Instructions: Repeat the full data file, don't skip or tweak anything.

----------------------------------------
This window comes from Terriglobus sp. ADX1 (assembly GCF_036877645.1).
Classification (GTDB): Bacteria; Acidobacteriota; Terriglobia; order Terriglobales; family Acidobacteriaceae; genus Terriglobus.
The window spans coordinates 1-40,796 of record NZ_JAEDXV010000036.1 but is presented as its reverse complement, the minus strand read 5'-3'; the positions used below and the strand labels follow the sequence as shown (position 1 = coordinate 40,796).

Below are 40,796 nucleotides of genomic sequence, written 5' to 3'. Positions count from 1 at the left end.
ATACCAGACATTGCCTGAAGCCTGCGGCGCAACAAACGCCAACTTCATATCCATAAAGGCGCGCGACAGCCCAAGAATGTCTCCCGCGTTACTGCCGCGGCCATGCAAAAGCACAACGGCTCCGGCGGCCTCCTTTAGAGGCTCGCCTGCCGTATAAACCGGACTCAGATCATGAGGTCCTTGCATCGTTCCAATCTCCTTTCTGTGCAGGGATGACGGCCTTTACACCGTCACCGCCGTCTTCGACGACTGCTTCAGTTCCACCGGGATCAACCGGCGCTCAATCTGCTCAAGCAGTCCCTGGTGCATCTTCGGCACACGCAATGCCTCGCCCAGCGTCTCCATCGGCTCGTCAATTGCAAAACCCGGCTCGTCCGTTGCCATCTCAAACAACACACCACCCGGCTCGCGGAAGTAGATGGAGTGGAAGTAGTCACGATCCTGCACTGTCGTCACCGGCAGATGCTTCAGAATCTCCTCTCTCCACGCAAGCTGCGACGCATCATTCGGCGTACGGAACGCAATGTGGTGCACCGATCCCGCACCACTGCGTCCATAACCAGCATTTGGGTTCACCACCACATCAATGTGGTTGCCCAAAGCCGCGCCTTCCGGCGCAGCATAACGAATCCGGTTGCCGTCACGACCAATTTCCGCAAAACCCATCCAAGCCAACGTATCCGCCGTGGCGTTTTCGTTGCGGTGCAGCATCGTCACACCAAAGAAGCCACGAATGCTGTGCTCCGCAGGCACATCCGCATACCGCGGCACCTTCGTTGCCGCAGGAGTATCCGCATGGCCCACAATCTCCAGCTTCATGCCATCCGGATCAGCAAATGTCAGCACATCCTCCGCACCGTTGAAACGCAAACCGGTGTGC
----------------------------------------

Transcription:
This window comes from Terriglobus sp. ADX1 (assembly GCF_036877645.1).
Classification (GTDB): Bacteria; Acidobacteriota; Terriglobia; order Terriglobales; family Acidobacteriaceae; genus Terriglobus.
The window spans coordinates 1-40,796 of record NZ_JAEDXV010000036.1 but is presented as its reverse complement, the minus strand read 5'-3'; the positions used below and the strand labels follow the sequence as shown (position 1 = coordinate 40,796).

Below are 40,796 nucleotides of genomic sequence, written 5' to 3'. Positions count from 1 at the left end.
ATACCAGACATTGCCTGAAGCCTGCGGCGCAACAAACGCCAACTTCATATCCATAAAGGCGCGCGACAGCCCAAGAATGTCTCCCGCGTTACTGCCGCGGCCATGCAAAAGCACAACGGCTCCGGCGGCCTCCTTTAGAGGCTCGCCTGCCGTATAAACCGGACTCAGATCATGAGGTCCTTGCATCGTTCCAATCTCCTTTCTGTGCAGGGATGACGGCCTTTACACCGTCACCGCCGTCTTCGACGACTGCTTCAGTTCCACCGGGATCAACCGGCGCTCAATCTGCTCAAGCAGTCCCTGGTGCATCTTCGGCACACGCAATGCCTCGCCCAGCGTCTCCATCGGCTCGTCAATTGCAAAACCCGGCTCGTCCGTTGCCATCTCAAACAACACACCACCCGGCTCGCGGAAGTAGATGGAGTGGAAGTAGTCACGATCCTGCACTGTCGTCACCGGCAGATGCTTCAGAATCTCCTCTCTCCACGCAAGCTGCGACGCATCATTCGGCGTACGGAACGCAATGTGGTGCACCGATCCCGCACCACTGCGTCCATAACCAGCATTTGGGTTCACCACCACATCAATGTGGTTGCCCAAAGCCGCGCCTTCCGGCGCAGCATAACGAATCCGGTTGCCGTCACGACCAATTTCCGCAAAACCCATCCAAGCCAACGTATCCGCCGTGGCGTTTTCGTTGCGGTGCAGCATCGTCACACCAAAGAAGCCACGAATGCTGTGCTCCGCAGGCACATCCGCATACCGCGGCACCTTCGTTGCCGCAGGAGTATCCGCATGGCCCACAATCTCCAGCTTCATGCCATCCGGATCAGCAAATGTCAGCACATCCTCCGCACCGTTGAAACGCAAACCGGTGTGC